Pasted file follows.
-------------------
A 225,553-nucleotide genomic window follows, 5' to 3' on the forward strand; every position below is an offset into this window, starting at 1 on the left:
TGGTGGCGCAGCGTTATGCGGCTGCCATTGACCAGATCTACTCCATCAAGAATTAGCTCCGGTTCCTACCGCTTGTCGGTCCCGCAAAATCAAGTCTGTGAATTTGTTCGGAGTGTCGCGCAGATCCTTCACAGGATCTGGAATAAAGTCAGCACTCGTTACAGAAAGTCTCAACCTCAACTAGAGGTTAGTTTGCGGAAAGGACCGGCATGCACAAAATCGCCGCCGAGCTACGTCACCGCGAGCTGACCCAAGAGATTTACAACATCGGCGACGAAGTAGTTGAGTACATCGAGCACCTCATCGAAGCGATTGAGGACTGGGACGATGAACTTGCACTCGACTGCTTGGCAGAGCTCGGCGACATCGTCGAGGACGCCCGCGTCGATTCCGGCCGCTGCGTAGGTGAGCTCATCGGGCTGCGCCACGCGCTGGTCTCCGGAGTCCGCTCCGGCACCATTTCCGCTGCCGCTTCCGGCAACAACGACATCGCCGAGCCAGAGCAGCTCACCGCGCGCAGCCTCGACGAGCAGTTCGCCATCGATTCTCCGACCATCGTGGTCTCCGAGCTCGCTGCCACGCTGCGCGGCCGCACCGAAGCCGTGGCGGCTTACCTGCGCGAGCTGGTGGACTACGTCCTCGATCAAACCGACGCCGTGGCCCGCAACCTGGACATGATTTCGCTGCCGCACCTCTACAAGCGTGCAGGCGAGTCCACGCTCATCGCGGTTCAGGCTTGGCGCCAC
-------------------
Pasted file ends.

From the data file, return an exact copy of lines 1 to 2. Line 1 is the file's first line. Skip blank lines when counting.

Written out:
A 225,553-nucleotide genomic window follows, 5' to 3' on the forward strand; every position below is an offset into this window, starting at 1 on the left:
TGGTGGCGCAGCGTTATGCGGCTGCCATTGACCAGATCTACTCCATCAAGAATTAGCTCCGGTTCCTACCGCTTGTCGGTCCCGCAAAATCAAGTCTGTGAATTTGTTCGGAGTGTCGCGCAGATCCTTCACAGGATCTGGAATAAAGTCAGCACTCGTTACAGAAAGTCTCAACCTCAACTAGAGGTTAGTTTGCGGAAAGGACCGGCATGCACAAAATCGCCGCCGAGCTACGTCACCGCGAGCTGACCCAAGAGATTTACAACATCGGCGACGAAGTAGTTGAGTACATCGAGCACCTCATCGAAGCGATTGAGGACTGGGACGATGAACTTGCACTCGACTGCTTGGCAGAGCTCGGCGACATCGTCGAGGACGCCCGCGTCGATTCCGGCCGCTGCGTAGGTGAGCTCATCGGGCTGCGCCACGCGCTGGTCTCCGGAGTCCGCTCCGGCACCATTTCCGCTGCCGCTTCCGGCAACAACGACATCGCCGAGCCAGAGCAGCTCACCGCGCGCAGCCTCGACGAGCAGTTCGCCATCGATTCTCCGACCATCGTGGTCTCCGAGCTCGCTGCCACGCTGCGCGGCCGCACCGAAGCCGTGGCGGCTTACCTGCGCGAGCTGGTGGACTACGTCCTCGATCAAACCGACGCCGTGGCCCGCAACCTGGACATGATTTCGCTGCCGCACCTCTACAAGCGTGCAGGCGAGTCCACGCTCATCGCGGTTCAGGCTTGGCGCCAC